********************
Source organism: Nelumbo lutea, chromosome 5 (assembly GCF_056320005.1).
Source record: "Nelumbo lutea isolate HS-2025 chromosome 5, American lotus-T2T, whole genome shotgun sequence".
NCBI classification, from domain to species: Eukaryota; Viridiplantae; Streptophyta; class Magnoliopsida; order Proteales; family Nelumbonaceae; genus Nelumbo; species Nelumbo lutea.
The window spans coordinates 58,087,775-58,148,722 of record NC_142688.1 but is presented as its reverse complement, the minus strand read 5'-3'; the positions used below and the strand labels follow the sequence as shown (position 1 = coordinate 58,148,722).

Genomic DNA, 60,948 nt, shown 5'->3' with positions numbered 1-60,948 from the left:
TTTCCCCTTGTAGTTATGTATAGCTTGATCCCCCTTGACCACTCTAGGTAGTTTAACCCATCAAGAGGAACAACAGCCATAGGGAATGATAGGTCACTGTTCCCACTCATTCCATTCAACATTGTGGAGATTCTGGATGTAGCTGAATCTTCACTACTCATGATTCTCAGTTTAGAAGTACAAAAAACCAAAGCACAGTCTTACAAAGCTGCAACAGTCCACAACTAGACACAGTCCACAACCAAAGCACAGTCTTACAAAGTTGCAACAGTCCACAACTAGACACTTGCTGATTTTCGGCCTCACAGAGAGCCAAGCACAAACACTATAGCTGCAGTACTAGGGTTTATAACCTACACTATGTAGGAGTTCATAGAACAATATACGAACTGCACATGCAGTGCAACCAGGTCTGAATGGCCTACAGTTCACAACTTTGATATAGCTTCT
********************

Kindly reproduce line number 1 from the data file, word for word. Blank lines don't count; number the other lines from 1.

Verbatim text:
Source organism: Nelumbo lutea, chromosome 5 (assembly GCF_056320005.1).